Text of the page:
The company just won an eight-year contract to operate and maintain Montreal’s commuter rail service worth $331 million. That’s big news for Bombardier, Inc. (TSX:BBD.B), which hasn’t had a lot to cheer about in recent months. Could this move to secure service, maintenance, and operations contracts on rail lines across North America over the past 18 months—which total $1.4 billion—be the tonic that cures its ills? Not by a long shot. Here’s why. Bombardier Transportation: Contracts Contracted Party Date Length (Years) Value (Millions) Agence Métropolitaine de Transport (AMT) Nov. 22, 2016 8 $331 Southern California Regional Rail Authority Oct. 1,…
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The company just won an eight-year contract to operate and maintain Montreal’s commuter rail service worth $331 million. That’s big news for Bombardier, Inc. (TSX:BBD.B), which hasn’t had a lot to cheer about in recent months.
Could this move to secure service, maintenance, and operations contracts on rail lines across North America over the past 18 months—which total $1.4 billion—be the tonic that cures its ills?
Not by a long shot. Here’s why.
Bombardier Transportation: Contracts
|Contracted Party||Date||Length (Years)||Value
|Agence Métropolitaine de Transport (AMT)||Nov. 22, 2016||8||$331|
|Southern California Regional Rail Authority||Oct. 1, 2016||8||$240|
|Undisclosed||June 29, 2016||N/A||$512|
|Crosslinx Transit Solutions Maintenance General Partnership||July 27, 2015||30||$403|
Source: Bombardier Transportation website
First, while I can’t confirm the undisclosed contract above is the North County Transit District in San Diego, RFP 24617 went out for bids July 10, 2015, and closed October 9, 2015. It took three separate contracts and brought all together under one seven-year consolidated rail operations and maintenance contract with a three-year possible extension.
I’m going to assume Bombardier won that contract because the June 29, 2016, announcement was the day before the NCTD contracts were to expire.
So, Bombardier has won four contracts varying in length and dollar amounts. It will get $158 million annually from the four contracts for seven years, $85 million for an eighth year, and then $13.4 million annually over the next 22 years.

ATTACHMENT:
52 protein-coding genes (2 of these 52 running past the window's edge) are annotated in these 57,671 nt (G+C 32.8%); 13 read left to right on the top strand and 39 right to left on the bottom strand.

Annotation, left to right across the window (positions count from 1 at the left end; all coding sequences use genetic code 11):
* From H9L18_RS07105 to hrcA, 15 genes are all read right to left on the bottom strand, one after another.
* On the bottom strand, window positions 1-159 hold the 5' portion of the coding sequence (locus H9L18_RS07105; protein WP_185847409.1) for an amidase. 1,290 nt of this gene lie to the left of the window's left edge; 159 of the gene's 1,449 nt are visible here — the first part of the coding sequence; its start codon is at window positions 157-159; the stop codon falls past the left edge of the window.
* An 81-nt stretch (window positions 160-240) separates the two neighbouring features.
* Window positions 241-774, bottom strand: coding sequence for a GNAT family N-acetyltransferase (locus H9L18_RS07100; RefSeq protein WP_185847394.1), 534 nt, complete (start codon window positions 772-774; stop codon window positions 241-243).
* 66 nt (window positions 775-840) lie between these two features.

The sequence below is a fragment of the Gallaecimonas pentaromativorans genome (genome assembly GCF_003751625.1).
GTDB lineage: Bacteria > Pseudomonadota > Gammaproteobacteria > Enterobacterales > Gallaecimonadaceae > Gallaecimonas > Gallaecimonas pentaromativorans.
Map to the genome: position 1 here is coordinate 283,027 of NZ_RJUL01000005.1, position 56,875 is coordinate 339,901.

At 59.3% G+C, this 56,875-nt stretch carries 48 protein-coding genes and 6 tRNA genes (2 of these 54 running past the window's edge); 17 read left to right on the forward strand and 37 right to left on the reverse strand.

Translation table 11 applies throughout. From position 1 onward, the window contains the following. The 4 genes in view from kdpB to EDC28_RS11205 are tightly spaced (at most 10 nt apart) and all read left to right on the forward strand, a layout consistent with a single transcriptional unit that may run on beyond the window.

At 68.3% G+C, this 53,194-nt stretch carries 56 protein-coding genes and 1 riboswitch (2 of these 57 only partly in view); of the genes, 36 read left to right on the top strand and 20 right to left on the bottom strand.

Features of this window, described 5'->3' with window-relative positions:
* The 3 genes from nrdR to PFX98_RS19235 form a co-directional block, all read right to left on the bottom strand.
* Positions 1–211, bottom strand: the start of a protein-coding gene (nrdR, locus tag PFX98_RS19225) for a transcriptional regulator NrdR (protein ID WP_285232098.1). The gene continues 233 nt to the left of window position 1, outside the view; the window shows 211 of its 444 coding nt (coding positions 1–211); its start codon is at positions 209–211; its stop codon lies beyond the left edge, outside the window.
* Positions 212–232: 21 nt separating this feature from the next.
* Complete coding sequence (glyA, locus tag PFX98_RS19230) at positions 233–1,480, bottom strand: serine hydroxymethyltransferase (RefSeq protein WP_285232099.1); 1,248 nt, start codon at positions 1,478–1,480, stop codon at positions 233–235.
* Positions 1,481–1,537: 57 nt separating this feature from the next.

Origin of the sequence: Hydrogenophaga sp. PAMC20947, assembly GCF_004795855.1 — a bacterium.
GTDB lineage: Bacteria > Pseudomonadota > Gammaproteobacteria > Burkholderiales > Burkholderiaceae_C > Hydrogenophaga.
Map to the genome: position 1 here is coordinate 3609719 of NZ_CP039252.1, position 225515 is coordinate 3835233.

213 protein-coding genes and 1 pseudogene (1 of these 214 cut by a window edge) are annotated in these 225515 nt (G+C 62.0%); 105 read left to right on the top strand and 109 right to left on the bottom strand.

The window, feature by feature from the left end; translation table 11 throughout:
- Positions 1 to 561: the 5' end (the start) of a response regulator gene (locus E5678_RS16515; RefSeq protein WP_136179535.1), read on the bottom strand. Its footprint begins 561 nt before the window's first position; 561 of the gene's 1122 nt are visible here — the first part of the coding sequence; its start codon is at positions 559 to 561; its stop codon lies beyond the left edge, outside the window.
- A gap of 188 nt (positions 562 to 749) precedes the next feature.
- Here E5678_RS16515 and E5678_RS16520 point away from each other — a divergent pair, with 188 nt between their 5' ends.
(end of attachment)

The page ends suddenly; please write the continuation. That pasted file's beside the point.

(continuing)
Bombardier’s transportation segment generated $8.3 billion in revenue in 2015. The $158 million in the first of seven years from above represents less than 2% of the segment’s overall revenue. That’s hardly going to keep the lights on, although $1.4 billion is better than nothing, I suppose.
Certainly, it makes some sense from a business perspective. Bombardier’s rail division understands trains backwards and forwards, and it’s the profitable division of the company.
However, if it continues to botch the manufacturing of streetcars for the City of Toronto and light rail vehicles (LRVs) with Metrolinx—Metrolinx has started legal proceedings to cancel its $770 million contract with Bombardier for purchase of up to 182 LRVs—it seems unlikely that the train division is going to be able to build this into a significant business within Bombardier.
That’s especially true when you consider that Bombardier likely only got this contract with the AMT because the Caisse de dépôt et placement du Québec owns 30% of the rail division.
The problems that ail Bombardier have been chronicled ad nauseam by Fool contributors.
Most recently, Andrew Walker highlighted why Bombardier’s train troubles, while optically awkward, aren’t what’s standing in the way of the company surviving and possibly thriving—that, says Walker, lies in the hands of the CSeries jet program.
And yet, with no good news to release about the CSeries on November 22, it did the next best thing and talked up its latest service and contract, which is the transportation equivalent of bread crumbs.
This latest salvo by Bombardier is nothing but noise. Investors should pay no attention. It’s immaterial to Bombardier’s survival and not nearly enough to matter.
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